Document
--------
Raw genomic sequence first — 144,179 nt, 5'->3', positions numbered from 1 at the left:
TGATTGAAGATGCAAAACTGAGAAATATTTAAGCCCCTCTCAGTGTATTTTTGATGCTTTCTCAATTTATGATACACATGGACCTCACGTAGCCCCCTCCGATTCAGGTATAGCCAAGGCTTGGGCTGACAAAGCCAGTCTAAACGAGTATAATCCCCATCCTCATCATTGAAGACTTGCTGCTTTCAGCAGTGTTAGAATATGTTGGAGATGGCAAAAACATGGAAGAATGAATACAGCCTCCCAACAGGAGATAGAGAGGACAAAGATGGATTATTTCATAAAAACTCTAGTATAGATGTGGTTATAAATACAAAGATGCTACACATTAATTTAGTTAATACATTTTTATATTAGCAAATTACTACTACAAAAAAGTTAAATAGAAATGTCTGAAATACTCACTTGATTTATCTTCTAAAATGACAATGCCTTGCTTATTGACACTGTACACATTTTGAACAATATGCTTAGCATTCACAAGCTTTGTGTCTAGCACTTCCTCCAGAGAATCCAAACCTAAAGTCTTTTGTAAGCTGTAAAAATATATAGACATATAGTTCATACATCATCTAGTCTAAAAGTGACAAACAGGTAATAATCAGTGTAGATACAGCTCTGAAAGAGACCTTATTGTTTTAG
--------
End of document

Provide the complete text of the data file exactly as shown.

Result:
Raw genomic sequence first — 144,179 nt, 5'->3', positions numbered from 1 at the left:
TGATTGAAGATGCAAAACTGAGAAATATTTAAGCCCCTCTCAGTGTATTTTTGATGCTTTCTCAATTTATGATACACATGGACCTCACGTAGCCCCCTCCGATTCAGGTATAGCCAAGGCTTGGGCTGACAAAGCCAGTCTAAACGAGTATAATCCCCATCCTCATCATTGAAGACTTGCTGCTTTCAGCAGTGTTAGAATATGTTGGAGATGGCAAAAACATGGAAGAATGAATACAGCCTCCCAACAGGAGATAGAGAGGACAAAGATGGATTATTTCATAAAAACTCTAGTATAGATGTGGTTATAAATACAAAGATGCTACACATTAATTTAGTTAATACATTTTTATATTAGCAAATTACTACTACAAAAAAGTTAAATAGAAATGTCTGAAATACTCACTTGATTTATCTTCTAAAATGACAATGCCTTGCTTATTGACACTGTACACATTTTGAACAATATGCTTAGCATTCACAAGCTTTGTGTCTAGCACTTCCTCCAGAGAATCCAAACCTAAAGTCTTTTGTAAGCTGTAAAAATATATAGACATATAGTTCATACATCATCTAGTCTAAAAGTGACAAACAGGTAATAATCAGTGTAGATACAGCTCTGAAAGAGACCTTATTGTTTTAG